The Play

(Comprehensive Guide to Drama)

The Member of the Wedding begins as the lights gradually reveal a kitchen in which Berenice Sadie Brown is preparing refreshments, and a backyard where Mr. Addams and his daughter, Frankie, are entertaining Jarvis Addams and his fiancee, Janice. Their wedding is to be two days later, on Sunday. Also present is John Henry West, Frankie’s cousin, who lives next door. Frankie rushes to serve the couple and then perches at their feet.

When Janice asks about music from a nearby girls’ clubhouse, Frankie admits that she is not yet a member but soon hopes to be. After the couple leaves, Berenice, John Henry, and Frankie begin their usual card game, but soon stop because John Henry has cut the pictures from the jacks and queens. With nothing to do, Frankie is restless; she has outgrown playing with the neighborhood children and does not want the doll Jarvis has brought her. When the club girls tell her that Mary Littlejohn is the new member, Frankie is crushed. In her frustration, she turns to thoughts of Janice and Jarvis. Suddenly, she realizes that both their names begin with J and a. Wanting her name to fit this pattern, she changes it to F. Jasmine Addams.

Concerned about her friendless condition, Frankie worries about becoming a freak because of her height. When John Henry irritates her, she sends him home. Trying to raise Frankie’s spirits, Berenice starts teasing her about having a crush on the wedding; in retaliation, Frankie angrily throws a carving knife at the bedroom door and threatens to leave home after the ceremony.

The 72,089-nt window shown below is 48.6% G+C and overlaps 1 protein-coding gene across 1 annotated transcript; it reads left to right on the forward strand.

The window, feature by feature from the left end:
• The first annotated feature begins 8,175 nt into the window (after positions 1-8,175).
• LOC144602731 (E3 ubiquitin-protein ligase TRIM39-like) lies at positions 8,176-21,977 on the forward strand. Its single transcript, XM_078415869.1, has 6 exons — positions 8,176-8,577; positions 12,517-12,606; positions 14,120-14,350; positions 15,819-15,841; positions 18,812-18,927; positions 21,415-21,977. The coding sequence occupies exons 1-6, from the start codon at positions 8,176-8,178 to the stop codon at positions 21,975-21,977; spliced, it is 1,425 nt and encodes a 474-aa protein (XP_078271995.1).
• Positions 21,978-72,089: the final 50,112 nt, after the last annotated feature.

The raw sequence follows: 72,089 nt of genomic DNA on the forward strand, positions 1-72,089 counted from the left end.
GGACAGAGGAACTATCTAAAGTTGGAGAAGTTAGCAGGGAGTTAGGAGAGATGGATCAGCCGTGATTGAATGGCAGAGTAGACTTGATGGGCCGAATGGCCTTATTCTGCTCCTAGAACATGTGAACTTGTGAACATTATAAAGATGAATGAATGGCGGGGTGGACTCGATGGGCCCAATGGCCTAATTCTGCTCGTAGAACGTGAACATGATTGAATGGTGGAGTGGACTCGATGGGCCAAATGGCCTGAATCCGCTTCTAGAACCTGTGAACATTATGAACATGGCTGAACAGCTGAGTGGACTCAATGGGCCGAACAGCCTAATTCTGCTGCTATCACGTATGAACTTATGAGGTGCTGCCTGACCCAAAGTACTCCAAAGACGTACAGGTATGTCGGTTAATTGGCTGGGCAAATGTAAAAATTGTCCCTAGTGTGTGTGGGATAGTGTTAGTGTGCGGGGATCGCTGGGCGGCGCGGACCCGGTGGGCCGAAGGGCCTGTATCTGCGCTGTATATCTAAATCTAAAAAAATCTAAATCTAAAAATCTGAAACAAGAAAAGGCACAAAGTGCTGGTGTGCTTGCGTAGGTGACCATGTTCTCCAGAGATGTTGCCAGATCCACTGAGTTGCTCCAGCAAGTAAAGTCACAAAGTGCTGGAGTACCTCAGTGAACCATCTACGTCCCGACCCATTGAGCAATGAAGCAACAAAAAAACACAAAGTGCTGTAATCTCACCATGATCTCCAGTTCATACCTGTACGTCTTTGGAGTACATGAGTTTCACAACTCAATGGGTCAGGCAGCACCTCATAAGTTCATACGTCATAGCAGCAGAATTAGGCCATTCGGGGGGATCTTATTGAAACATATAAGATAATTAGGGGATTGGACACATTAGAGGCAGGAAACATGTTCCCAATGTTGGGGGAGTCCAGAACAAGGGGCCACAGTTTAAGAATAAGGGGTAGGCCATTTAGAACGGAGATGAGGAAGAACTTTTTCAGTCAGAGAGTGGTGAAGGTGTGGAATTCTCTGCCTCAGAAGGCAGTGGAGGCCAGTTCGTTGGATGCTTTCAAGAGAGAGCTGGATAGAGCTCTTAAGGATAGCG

When Berenice leaves for the evening with Honey Brown and T.T. Williams, Frankie again feels excluded. She invites John Henry back to spend the night but then thinks of a solution to her loneliness: She will go with Jarvis and Janice after the wedding. She realizes that she has been an “I” person too long; she belongs with her brother and Janice “because they are the we of me.”

Act 2 opens on the afternoon of the next day; Frankie, missing all morning, informs Berenice and John Henry that she has been to town to buy her wedding clothes and to tell everyone of her plans to be a member of the wedding.

Berenice decides that Frankie’s wedding infatuation can be cured if she has a beau of her own, such as Barney MacKean, whom Frankie, however, calls “nasty.” When T.T. and Honey arrive collecting for a friend’s funeral expenses, Frankie models her wedding clothes for them: an obviously...

(The entire section is 1019 words.)

Dramatic Devices

(Comprehensive Guide to Drama)

The structure of The Member of the Wedding differs from standard dramatic format in that the antagonist is not a character but an abstraction: loneliness. Moreover, most of the dramatic action (the wedding, Frankie’s attempt to accompany the newlyweds, and John Henry’s and Honey’s deaths) occurs offstage and is reported to the audience. The audience’s attention, therefore, is directed to the emotional effects of these events on the characters rather than to the events themselves.

The first two acts move slowly and consist mainly of digressive, disjointed conversation among Berenice, Frankie, and John Henry, revealing Frankie’s unsettled condition as well as the lack of real communion among the three. Frankie’s movements correspond to her moods: When troubled by the piano tuner, she paces; when fantasizing about joining her brother’s wedding, she runs. The tempo of act 3 is much faster: The three short scenes parallel the play’s rapid changes and quicken the rhythm through a staccato effect.